ZFIN ID: ZDB-PUB-130312-8
Knockdown of desmin in zebrafish larvae affects interfilament spacing and mechanical properties of skeletal muscle
Li, M., Andersson-Lendahl, M., Sejersen, T., and Arner, A.
Date: 2013
Source: The Journal of general physiology   141(3): 335-345 (Journal)
Registered Authors: Lendahl, Monika Andersson
Keywords: none
MeSH Terms:
  • Animals
  • Desmin/deficiency*
  • Desmin/genetics
  • Desmin/metabolism
  • Gene Knockdown Techniques
  • Intermediate Filament Proteins
  • Intermediate Filaments/genetics
  • Intermediate Filaments/metabolism
  • Intermediate Filaments/physiology*
  • Larva
  • Muscle Contraction/genetics
  • Muscle Contraction/physiology
  • Muscle, Skeletal/metabolism
  • Muscle, Skeletal/physiology*
  • Phenotype
  • Sarcomeres/genetics
  • Sarcomeres/metabolism
  • Sarcomeres/physiology*
  • Stress, Mechanical
  • Swimming/physiology
  • X-Ray Diffraction/methods
  • Zebrafish/genetics
  • Zebrafish/metabolism
  • Zebrafish/physiology*
PubMed: 23440276 Full text @ J. Gen. Physiol.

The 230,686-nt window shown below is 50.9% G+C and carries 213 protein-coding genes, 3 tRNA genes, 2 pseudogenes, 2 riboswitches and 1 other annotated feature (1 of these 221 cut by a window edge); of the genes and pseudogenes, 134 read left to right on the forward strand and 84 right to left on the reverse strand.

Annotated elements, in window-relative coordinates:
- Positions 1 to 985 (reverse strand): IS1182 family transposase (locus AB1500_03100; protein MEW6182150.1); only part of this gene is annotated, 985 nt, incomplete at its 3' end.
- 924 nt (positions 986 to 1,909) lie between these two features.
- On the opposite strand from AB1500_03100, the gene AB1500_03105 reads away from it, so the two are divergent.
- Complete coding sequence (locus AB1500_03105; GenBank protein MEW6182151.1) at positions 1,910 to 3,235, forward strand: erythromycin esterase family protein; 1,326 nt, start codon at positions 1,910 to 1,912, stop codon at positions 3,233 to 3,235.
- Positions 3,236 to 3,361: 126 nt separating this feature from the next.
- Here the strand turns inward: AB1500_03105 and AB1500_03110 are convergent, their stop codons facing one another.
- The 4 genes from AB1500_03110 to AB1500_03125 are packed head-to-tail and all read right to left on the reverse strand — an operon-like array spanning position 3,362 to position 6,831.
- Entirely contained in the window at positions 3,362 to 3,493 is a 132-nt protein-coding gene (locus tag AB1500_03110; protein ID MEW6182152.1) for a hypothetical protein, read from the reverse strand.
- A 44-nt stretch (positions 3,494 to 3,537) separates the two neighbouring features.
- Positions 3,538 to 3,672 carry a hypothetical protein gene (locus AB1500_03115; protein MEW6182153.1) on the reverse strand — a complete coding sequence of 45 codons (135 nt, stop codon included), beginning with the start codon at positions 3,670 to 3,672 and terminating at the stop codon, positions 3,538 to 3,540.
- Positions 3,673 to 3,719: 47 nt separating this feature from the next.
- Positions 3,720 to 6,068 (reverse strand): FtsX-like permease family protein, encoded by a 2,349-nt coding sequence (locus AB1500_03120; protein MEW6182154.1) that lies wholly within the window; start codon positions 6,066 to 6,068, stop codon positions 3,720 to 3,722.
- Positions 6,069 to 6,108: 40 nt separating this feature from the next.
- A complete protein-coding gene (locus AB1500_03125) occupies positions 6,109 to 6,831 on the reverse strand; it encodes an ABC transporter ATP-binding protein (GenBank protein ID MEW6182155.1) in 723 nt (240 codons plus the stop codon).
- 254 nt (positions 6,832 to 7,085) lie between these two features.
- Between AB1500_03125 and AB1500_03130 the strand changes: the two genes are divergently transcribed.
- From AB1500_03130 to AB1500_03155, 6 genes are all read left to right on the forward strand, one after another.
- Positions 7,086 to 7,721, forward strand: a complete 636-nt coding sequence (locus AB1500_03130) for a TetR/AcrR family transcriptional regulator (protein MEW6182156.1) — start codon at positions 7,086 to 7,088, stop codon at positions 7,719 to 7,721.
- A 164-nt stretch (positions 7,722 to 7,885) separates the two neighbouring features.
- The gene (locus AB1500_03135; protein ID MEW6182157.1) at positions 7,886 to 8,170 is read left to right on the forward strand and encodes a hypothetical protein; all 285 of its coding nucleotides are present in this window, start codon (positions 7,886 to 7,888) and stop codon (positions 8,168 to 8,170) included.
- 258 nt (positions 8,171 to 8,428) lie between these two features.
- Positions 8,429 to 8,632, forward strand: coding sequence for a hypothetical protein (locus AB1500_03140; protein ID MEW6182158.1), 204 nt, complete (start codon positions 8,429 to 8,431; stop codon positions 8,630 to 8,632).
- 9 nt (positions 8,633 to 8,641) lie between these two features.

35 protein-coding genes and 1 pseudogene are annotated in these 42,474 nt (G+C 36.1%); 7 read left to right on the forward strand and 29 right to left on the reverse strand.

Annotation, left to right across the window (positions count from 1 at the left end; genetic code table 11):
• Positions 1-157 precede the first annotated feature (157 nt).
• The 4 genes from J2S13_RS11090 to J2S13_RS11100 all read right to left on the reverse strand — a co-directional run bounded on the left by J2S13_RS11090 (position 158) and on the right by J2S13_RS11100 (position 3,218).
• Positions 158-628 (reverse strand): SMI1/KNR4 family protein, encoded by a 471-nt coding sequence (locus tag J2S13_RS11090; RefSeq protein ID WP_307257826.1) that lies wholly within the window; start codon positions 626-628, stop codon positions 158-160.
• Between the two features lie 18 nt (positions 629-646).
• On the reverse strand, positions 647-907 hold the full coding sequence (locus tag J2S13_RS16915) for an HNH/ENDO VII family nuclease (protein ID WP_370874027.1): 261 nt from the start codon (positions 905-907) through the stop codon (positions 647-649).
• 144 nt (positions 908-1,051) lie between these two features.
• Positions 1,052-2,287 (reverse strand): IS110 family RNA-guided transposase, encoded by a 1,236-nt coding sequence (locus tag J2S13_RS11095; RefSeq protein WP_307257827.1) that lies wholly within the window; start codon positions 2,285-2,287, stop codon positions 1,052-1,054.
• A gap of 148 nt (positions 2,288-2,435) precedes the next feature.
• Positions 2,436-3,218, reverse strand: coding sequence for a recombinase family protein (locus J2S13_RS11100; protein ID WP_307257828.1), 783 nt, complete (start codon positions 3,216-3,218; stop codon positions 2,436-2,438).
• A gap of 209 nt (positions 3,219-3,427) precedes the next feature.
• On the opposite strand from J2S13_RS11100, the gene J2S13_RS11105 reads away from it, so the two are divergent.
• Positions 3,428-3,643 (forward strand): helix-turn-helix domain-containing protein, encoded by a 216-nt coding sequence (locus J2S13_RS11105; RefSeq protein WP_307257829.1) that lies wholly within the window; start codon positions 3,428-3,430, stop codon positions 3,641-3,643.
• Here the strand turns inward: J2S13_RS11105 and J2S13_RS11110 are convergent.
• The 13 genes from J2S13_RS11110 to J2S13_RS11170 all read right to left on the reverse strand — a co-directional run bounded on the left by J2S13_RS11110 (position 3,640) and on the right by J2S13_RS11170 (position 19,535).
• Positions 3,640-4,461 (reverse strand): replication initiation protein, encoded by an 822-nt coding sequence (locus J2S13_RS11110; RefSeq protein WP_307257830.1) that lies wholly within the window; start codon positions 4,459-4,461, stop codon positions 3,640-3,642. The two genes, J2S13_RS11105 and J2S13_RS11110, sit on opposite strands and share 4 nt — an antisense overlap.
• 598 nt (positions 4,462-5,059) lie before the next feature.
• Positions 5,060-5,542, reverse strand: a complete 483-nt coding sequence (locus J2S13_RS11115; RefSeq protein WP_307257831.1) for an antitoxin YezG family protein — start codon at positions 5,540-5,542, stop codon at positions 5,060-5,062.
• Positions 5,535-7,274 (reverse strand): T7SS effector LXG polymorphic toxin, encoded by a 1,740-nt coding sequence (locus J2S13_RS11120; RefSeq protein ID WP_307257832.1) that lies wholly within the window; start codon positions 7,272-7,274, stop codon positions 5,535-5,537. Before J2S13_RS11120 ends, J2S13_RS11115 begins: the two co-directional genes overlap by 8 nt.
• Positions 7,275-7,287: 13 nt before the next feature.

Skeletal muscle was examined in zebrafish larvae in order to address questions related to the function of the intermediate filament protein desmin and its role in the pathogenesis of human desminopathy. A novel approach including mechanical and structural studies of 4–6-d-old larvae was applied. Morpholino antisense oligonucleotides were used to knock down desmin. Expression was assessed using messenger RNA and protein analyses. Histology and synchrotron light–based small angle x-ray diffraction were applied. Functional properties were analyzed with in vivo studies of swimming behavior and with in vitro mechanical examinations of muscle. The two desmin genes normally expressed in zebrafish could be knocked down by <50%. This resulted in a phenotype with disorganized muscles with altered attachments to the myosepta. The knockdown larvae were smaller and had diminished swimming activity. Active tension was lowered and muscles were less vulnerable to acute stretch-induced injury. X-ray diffraction revealed wider interfilament spacing. In conclusion, desmin intermediate filaments are required for normal active force generation and affect vulnerability during eccentric work. This is related to the role of desmin in anchoring sarcomeres for optimal force transmission. The results also show that a partial lack of desmin, without protein aggregates, is sufficient to cause muscle pathology resembling that in human desminopathy.